On the heels of news that microglia mediate synaptic loss in Alzheimer’s, researchers report they may do the same in a subtype of FTD caused by progranulin deficiency.
Compared with previously published model lines, these animals develop more features of amyotrophic lateral sclerosis and frontotemporal dementia.
Backtracking of newly synthesized amyloid precursor protein from the Golgi to the ER facilitates APP modification and Aβ production.
C9ORF72 repeats create RNA foci and dipeptide aggregates in mice, but antisense oligonucleotides suppress them.
Two new papers rekindle acrimonious debate about exactly what “loss-of-function” means when it comes to presenilin mutations in Alzheimer’s pathogenesis.
Citing “fantastic opportunity,” FDA and EMA call for rigorous science. Agency scientists tell FTD Treatment Study Group: Explore individualized outcomes, and connect biomarkers to meaningful improvement.
Hoping for better luck in clinical trials than their Alzheimer’s colleagues had in the past decade, FTD researchers are now chasing biomarkers. It’s slim pickings so far, but neurofilament, tau PET, and MRI are showing promise.
By examining polymorphisms linked to autoimmune diseases, researchers pinned two loci to Alzheimer’s risk. Both may worsen neurofibrillary tangle pathology.
Their rap sheet keeps growing. Shortly after microglia were accused of killing off synapses in Alzheimer’s disease, new evidence indicates these immune cells may do the same in FTD caused by progranulin deficiency. Deleting the complement protein that marks synapses for destruction protected these structures in a mouse lacking progranulin. Hobbling complement also improved behavior and survival, hinting that the synaptic defect might underlie many of the problems in this type of FTD.
Forget frigid temperatures. Register for Common Mechanisms of Neurodegeneration or Microglia in the Brain, and soak up bright sunshine and hot science instead. There’s still time to submit poster abstracts for these joint conferences, to be held June 12 through 17, 2016, in Keystone, Colorado. The programs feature cutting-edge topics, from protein templating and transmission to the role of immune cells in synapse maintenance and disease.
This September, cloister yourself with meeting organizers Stefan Lichtenthaler and Robert Vassar and fellow BACE aficionados at this converted monastery near Munich for the BACE Proteases in Health and Disease conference. Graduate students and postdoctoral fellows in the United States can apply for travel scholarships to defray the cost of transcontinental travel. Register by June 15, 2016. See meeting website for more details. [Image courtesy of Kloster Seon archive.]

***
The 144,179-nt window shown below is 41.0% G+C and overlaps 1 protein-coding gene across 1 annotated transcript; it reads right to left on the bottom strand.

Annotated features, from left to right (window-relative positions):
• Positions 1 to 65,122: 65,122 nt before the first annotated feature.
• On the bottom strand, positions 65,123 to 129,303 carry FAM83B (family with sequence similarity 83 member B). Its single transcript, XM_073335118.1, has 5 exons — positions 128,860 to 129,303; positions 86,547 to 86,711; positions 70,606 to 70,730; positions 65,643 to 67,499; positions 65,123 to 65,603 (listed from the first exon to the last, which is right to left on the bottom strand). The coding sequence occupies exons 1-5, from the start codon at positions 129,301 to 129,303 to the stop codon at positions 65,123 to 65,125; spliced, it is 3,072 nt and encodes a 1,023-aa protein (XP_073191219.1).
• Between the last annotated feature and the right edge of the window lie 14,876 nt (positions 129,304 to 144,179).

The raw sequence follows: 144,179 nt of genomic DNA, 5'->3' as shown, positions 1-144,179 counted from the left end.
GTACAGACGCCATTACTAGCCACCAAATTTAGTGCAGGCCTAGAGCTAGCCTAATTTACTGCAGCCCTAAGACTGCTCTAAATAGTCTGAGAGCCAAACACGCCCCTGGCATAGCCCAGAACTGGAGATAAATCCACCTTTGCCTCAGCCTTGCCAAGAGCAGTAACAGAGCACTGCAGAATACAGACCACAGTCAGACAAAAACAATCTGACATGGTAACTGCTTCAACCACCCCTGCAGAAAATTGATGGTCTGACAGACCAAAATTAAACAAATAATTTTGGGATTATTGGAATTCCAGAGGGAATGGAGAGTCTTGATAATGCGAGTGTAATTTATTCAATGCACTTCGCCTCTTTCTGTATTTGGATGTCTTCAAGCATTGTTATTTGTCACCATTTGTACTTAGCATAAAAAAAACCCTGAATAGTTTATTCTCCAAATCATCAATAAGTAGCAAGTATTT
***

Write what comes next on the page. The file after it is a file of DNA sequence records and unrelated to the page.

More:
A growing number of studies have hinted that neurogranin may be a promising biomarker for Alzheimer’s disease. How promising? New meta-analyses by Henrik Zetterberg and Bob Olsson suggest that the synaptic protein is elevated nearly twofold in the cerebrospinal fluid of people with Alzheimer’s relative to controls. Baseline levels are also higher in people with MCI who go on to develop Alzheimer’s dementia, compared to those who do not. Plasma levels do not appear to correlate with disease. View the aggregated data and analyses in AlzBiomarker and stay tuned for further additions to the database.
- Timothy Sargeant on Microglia Prune Synapses in a Subtype of Frontotemporal Dementia
- Michael Lardelli on Pathogenic Presenilin Mutations Generate Aβ43
- Wataru Araki on Pathogenic Presenilin Mutations Generate Aβ43
- Ray Kelleher on Pathogenic Presenilin Mutations Generate Aβ43
- Jie Shen on Pathogenic Presenilin Mutations Generate Aβ43
- Maria Teresa Ferretti, M. Florencia Iulita and Sonia Do Carmo on Paper Alert: Microglia Mediate Synaptic Loss in Early Alzheimer’s Disease
- Wataru Araki on New Gene Strengthens Link Between ALS and FTD
- John Hardy on New Genetic Method Connects Immune Genes to Alzheimer’s
- Kaj Blennow on CSF Tau Rivals Aβ for Predicting Cognitive Decline
- Walter A. Rocca on Dementia Incidence in Britain Dropped, Mostly in Men
- Chengxuan Qiu on Dementia Incidence in Britain Dropped, Mostly in Men